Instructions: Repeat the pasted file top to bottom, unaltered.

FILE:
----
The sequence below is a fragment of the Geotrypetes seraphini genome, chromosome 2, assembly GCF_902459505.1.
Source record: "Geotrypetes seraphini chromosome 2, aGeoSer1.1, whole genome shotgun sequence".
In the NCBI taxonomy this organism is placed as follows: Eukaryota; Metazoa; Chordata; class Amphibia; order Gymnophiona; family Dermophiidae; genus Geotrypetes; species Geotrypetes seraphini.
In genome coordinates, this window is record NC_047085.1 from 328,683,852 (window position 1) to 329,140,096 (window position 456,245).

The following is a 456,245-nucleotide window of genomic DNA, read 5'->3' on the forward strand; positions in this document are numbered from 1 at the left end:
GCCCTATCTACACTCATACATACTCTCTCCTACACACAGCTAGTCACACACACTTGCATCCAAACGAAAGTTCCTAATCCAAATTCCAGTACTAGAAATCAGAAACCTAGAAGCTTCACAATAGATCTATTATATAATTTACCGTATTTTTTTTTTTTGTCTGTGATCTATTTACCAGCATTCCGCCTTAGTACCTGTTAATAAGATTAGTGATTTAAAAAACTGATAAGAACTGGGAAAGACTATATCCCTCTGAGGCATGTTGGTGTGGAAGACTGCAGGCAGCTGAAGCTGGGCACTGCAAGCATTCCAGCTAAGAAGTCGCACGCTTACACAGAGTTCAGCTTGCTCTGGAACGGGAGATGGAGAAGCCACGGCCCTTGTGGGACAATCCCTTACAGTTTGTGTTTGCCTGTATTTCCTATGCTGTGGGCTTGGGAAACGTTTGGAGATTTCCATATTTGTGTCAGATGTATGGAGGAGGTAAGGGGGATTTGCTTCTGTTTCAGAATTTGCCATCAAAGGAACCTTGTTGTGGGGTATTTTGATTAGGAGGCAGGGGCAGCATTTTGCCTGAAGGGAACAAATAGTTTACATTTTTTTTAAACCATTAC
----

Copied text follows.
The sequence below is a fragment of the Geotrypetes seraphini genome, chromosome 2, assembly GCF_902459505.1.
Source record: "Geotrypetes seraphini chromosome 2, aGeoSer1.1, whole genome shotgun sequence".
In the NCBI taxonomy this organism is placed as follows: Eukaryota; Metazoa; Chordata; class Amphibia; order Gymnophiona; family Dermophiidae; genus Geotrypetes; species Geotrypetes seraphini.
In genome coordinates, this window is record NC_047085.1 from 328,683,852 (window position 1) to 329,140,096 (window position 456,245).

The following is a 456,245-nucleotide window of genomic DNA, read 5'->3' on the forward strand; positions in this document are numbered from 1 at the left end:
GCCCTATCTACACTCATACATACTCTCTCCTACACACAGCTAGTCACACACACTTGCATCCAAACGAAAGTTCCTAATCCAAATTCCAGTACTAGAAATCAGAAACCTAGAAGCTTCACAATAGATCTATTATATAATTTACCGTATTTTTTTTTTTTGTCTGTGATCTATTTACCAGCATTCCGCCTTAGTACCTGTTAATAAGATTAGTGATTTAAAAAACTGATAAGAACTGGGAAAGACTATATCCCTCTGAGGCATGTTGGTGTGGAAGACTGCAGGCAGCTGAAGCTGGGCACTGCAAGCATTCCAGCTAAGAAGTCGCACGCTTACACAGAGTTCAGCTTGCTCTGGAACGGGAGATGGAGAAGCCACGGCCCTTGTGGGACAATCCCTTACAGTTTGTGTTTGCCTGTATTTCCTATGCTGTGGGCTTGGGAAACGTTTGGAGATTTCCATATTTGTGTCAGATGTATGGAGGAGGTAAGGGGGATTTGCTTCTGTTTCAGAATTTGCCATCAAAGGAACCTTGTTGTGGGGTATTTTGATTAGGAGGCAGGGGCAGCATTTTGCCTGAAGGGAACAAATAGTTTACATTTTTTTTAAACCATTAC